French. In Mary's hand, but unsigned.
Oct. 21. Vienna, Imp. Arch. E. 20. Simon Renard to the Emperor.
Sire: I have been informed this day that Parliament has annulled all the Acts and Statutes it had passed since shortly before the pronouncement of the divorce between the late King Henry and Queen Catherine, his first wife, when it was made treasonable to speak against the divorce. The repealed Acts are those on the divorce and religion, for (Parliament) was unwilling to make the annulment general. If the Queen will be satisfied with a declaration as to the legitimacy of the marriage, it will be made without any mention of the Pope or his authority; and the bishops have met to discuss what the Queen had better do. In a conversation with the Bishop of Norwich, I told him that I thought time ought to be allowed to pass, and a better season awaited, before the question of the Church's authority were brought up. He is of my opinion, but told me that the Bishop of Winchester held the opposite view.
I have heard that a statute has been found, by which Parliament gave absolute power to the late King Henry to dispose of the succession to the throne by will, and to appoint whomsoever he might choose. As he named the Lady Elizabeth co-heiress to the Crown, although she is a bastard, the will and the statute ought to be annulled, for otherwise she might always make trouble by laying claim to the succession, although declared a bastard. But as the Queen is not succeeding in virtue of the will, which matters nothing to her as she is the one and only true heiress, I believe she will easily consent to have both will and statute annulled for the sake of avoiding all the difficulties that Elizabeth would make if she were able.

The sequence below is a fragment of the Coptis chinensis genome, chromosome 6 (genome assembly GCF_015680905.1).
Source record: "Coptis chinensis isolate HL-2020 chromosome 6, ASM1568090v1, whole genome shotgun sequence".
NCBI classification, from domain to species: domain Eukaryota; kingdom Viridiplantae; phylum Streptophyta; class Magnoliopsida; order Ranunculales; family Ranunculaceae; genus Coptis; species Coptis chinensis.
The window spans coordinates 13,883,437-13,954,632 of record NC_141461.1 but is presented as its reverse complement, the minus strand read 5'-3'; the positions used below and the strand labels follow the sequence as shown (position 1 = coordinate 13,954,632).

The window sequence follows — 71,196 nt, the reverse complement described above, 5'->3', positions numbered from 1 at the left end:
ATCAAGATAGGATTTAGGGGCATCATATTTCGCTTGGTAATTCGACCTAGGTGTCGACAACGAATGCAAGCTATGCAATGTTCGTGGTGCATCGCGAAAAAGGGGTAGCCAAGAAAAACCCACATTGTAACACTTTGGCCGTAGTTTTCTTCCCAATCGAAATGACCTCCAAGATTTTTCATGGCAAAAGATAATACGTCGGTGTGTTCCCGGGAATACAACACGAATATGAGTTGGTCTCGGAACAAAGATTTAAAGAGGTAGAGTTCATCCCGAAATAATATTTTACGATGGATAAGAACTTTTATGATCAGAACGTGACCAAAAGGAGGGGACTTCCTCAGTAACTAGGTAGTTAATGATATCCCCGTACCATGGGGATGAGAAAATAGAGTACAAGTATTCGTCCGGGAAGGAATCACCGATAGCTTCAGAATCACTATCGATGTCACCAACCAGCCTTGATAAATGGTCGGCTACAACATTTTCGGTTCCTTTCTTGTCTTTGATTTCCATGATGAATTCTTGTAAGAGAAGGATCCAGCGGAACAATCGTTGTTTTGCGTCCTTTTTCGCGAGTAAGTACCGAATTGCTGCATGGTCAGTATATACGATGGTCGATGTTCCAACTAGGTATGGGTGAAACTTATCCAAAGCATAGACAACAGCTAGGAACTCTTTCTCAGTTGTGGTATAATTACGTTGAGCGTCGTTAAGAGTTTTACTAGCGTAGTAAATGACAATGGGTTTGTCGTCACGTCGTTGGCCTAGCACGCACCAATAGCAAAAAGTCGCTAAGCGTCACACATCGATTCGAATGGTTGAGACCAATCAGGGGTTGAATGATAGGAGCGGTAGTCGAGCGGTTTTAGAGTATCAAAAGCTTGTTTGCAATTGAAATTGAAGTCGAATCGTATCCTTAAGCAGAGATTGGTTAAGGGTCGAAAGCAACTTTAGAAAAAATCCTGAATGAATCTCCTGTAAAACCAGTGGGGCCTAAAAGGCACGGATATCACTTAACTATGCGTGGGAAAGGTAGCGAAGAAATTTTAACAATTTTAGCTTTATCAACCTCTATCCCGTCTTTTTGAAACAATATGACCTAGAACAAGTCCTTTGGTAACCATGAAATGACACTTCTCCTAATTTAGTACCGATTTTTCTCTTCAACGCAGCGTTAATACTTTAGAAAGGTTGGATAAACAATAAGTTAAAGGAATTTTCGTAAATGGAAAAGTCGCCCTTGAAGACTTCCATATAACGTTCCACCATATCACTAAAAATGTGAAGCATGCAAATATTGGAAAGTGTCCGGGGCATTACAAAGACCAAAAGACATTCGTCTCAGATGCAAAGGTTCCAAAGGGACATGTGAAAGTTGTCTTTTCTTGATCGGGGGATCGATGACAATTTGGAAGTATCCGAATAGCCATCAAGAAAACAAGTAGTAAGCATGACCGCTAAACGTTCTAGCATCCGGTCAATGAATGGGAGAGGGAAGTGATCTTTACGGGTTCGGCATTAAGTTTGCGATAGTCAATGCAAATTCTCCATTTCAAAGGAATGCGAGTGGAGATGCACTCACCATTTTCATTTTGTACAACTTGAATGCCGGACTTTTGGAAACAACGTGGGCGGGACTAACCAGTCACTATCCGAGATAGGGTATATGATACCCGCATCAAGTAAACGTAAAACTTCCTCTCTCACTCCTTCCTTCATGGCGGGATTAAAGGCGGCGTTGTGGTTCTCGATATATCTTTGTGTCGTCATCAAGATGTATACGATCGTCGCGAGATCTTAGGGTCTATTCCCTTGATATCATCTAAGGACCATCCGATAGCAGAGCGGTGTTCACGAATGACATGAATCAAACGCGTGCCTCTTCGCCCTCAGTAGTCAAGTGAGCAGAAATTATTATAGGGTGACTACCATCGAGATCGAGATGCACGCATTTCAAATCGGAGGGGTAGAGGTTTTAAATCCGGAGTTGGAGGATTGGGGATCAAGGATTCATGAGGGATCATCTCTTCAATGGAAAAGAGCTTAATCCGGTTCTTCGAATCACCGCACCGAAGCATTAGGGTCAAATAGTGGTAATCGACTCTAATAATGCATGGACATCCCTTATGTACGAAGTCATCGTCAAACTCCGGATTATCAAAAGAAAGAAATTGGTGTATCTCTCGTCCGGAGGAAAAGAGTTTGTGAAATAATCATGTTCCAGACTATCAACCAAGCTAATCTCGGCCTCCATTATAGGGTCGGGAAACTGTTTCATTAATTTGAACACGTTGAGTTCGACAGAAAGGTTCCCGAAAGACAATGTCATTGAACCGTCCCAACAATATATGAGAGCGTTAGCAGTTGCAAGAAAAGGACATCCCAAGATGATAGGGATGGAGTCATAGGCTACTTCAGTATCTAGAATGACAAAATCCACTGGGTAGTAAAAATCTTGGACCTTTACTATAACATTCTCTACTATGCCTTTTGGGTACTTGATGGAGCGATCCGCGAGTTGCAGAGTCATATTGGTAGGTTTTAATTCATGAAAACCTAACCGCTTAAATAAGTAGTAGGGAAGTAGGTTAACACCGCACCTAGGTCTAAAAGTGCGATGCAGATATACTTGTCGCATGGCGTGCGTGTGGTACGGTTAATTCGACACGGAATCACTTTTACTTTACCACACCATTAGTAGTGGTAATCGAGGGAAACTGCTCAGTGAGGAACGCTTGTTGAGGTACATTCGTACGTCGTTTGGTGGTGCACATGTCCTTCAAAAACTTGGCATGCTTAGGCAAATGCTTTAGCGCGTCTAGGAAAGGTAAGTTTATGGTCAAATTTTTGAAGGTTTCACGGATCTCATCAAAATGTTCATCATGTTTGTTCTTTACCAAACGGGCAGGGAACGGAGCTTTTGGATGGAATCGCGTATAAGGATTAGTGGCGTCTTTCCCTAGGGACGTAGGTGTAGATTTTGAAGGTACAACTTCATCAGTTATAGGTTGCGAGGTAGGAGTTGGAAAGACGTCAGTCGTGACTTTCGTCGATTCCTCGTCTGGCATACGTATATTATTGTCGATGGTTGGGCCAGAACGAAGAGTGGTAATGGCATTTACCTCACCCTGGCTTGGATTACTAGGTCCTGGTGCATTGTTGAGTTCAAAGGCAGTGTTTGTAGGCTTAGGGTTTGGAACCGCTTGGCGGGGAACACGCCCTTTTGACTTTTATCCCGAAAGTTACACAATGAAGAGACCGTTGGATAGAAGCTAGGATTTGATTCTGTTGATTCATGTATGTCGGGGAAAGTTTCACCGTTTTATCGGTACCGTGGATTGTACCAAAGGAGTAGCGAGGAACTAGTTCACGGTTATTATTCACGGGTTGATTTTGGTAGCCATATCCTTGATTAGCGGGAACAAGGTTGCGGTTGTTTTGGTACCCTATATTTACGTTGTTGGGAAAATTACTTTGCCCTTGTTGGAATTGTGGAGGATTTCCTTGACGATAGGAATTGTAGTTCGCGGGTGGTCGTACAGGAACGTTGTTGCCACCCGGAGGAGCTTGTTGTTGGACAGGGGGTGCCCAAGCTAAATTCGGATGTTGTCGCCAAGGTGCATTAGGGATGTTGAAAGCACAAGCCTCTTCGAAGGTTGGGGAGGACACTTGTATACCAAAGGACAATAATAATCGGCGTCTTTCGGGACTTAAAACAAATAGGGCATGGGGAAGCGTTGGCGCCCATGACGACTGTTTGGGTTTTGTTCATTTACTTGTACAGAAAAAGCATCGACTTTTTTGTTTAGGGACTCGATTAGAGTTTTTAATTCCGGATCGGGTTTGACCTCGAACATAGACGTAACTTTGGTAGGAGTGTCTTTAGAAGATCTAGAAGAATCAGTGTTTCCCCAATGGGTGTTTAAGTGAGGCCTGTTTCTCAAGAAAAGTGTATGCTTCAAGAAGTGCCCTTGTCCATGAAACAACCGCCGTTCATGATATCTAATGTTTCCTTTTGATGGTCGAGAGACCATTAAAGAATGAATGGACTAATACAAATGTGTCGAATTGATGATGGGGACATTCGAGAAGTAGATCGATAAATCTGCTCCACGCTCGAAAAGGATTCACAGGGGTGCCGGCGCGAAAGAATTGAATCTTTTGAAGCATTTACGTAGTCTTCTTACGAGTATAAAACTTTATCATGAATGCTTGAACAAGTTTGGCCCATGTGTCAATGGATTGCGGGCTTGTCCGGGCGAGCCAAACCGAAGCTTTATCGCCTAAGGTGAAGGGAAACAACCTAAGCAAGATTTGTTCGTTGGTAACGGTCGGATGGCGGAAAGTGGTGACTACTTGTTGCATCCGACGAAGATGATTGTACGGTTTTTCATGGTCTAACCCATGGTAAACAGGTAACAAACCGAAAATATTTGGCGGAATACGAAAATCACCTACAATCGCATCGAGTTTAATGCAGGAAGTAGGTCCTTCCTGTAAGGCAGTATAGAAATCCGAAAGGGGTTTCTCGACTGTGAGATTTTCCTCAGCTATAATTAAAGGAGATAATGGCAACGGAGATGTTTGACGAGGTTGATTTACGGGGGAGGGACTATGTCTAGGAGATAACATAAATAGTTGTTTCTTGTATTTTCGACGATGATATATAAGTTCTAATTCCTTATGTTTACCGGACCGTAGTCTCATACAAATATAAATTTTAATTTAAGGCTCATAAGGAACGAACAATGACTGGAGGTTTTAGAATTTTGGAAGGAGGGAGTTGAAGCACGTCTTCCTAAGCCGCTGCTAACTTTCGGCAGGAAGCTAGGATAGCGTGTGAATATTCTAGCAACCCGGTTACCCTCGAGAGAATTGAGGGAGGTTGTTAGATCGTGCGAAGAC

Scheyfve's secretary told me yesterday that the Queen declared to him that the Bishop of Winchester, the Controller, (fn. 3) Walgrave, Inglefield and Southwell (fn. 4) had spoken to her about marriage, and openly mentioned Courtenay. He was, they said, the match that would be most welcome to the people, for no foreigner had ever before been king of the country, and the very name of stranger was odious, whilst Courtenay was well-born, of good conduct and virtuous. (fn. 5) As the Queen was advancing in years it was necessary that she should consider the question for the good of her realm, and she would do well to give some thought to their advice, which was dictated by whole-hearted affection and devotion to her service, for they had emboldened themselves to speak in the knowledge that they were her oldest servants. The Queen made answer that she could never take the advice of such trusty counsellors in bad part, but as they were dissuading her from choosing a foreign husband she would beg them to weigh certain arguments which she thought ought to be taken into consideration. These were those that your Majesty has seen in my last letter but one, and may be reduced to two principal points: the kingdom's interests, and whether they would be served by her marrying a vassal and subject; and her own private inclination, to which she felt sure they would not wish her to do violence by taking a step she might afterwards regret. She handled the matter in such a way that the councillors clearly understood that Courtenay was not to her taste, and no more was said because they found no apposite answer to her remarks. The secretary did his utmost to discover whether I had spoken to the Queen about marriage, or had instructions to speak beyond the general remarks we all made together, but I suspected that his curiosity on this matter was the one reason for which he had spoken to me, and was guarded with him, merely observing that marriages were made in Paradise. I am sure, however, that the said gentlemen have been won over to Courtenay's side and will oppose a foreign match, and as my colleagues are still here I am still unable to negotiate and obey your Majesty's orders as I recently wrote that I would do. They are going in three days.